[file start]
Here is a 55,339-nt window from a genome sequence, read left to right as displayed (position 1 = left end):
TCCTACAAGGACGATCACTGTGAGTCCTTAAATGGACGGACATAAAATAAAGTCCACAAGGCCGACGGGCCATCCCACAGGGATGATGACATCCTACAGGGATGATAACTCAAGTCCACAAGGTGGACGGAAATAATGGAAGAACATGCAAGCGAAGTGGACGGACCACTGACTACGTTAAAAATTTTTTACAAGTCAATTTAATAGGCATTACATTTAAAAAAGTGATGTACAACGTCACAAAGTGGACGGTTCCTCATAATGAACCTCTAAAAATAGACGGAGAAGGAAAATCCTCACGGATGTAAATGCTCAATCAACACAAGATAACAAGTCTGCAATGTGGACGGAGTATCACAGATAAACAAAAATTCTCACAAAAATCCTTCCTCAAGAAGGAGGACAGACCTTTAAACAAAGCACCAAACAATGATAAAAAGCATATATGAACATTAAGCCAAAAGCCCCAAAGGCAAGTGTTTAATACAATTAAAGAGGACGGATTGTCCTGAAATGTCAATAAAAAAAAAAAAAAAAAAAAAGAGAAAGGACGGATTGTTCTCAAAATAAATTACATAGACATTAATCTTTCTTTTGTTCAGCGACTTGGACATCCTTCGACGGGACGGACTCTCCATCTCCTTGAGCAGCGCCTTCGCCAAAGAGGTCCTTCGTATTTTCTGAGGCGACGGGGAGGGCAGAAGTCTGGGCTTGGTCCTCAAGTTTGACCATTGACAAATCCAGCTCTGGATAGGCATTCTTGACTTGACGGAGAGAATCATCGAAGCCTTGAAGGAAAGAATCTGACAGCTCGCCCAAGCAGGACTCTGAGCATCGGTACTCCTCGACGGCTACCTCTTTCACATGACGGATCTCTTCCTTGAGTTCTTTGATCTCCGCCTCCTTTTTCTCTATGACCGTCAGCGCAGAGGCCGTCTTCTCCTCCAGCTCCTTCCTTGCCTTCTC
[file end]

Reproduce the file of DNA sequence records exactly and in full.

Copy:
Here is a 55,339-nt window from a genome sequence, read left to right as displayed (position 1 = left end):
TCCTACAAGGACGATCACTGTGAGTCCTTAAATGGACGGACATAAAATAAAGTCCACAAGGCCGACGGGCCATCCCACAGGGATGATGACATCCTACAGGGATGATAACTCAAGTCCACAAGGTGGACGGAAATAATGGAAGAACATGCAAGCGAAGTGGACGGACCACTGACTACGTTAAAAATTTTTTACAAGTCAATTTAATAGGCATTACATTTAAAAAAGTGATGTACAACGTCACAAAGTGGACGGTTCCTCATAATGAACCTCTAAAAATAGACGGAGAAGGAAAATCCTCACGGATGTAAATGCTCAATCAACACAAGATAACAAGTCTGCAATGTGGACGGAGTATCACAGATAAACAAAAATTCTCACAAAAATCCTTCCTCAAGAAGGAGGACAGACCTTTAAACAAAGCACCAAACAATGATAAAAAGCATATATGAACATTAAGCCAAAAGCCCCAAAGGCAAGTGTTTAATACAATTAAAGAGGACGGATTGTCCTGAAATGTCAATAAAAAAAAAAAAAAAAAAAAAGAGAAAGGACGGATTGTTCTCAAAATAAATTACATAGACATTAATCTTTCTTTTGTTCAGCGACTTGGACATCCTTCGACGGGACGGACTCTCCATCTCCTTGAGCAGCGCCTTCGCCAAAGAGGTCCTTCGTATTTTCTGAGGCGACGGGGAGGGCAGAAGTCTGGGCTTGGTCCTCAAGTTTGACCATTGACAAATCCAGCTCTGGATAGGCATTCTTGACTTGACGGAGAGAATCATCGAAGCCTTGAAGGAAAGAATCTGACAGCTCGCCCAAGCAGGACTCTGAGCATCGGTACTCCTCGACGGCTACCTCTTTCACATGACGGATCTCTTCCTTGAGTTCTTTGATCTCCGCCTCCTTTTTCTCTATGACCGTCAGCGCAGAGGCCGTCTTCTCCTCCAGCTCCTTCCTTGCCTTCTC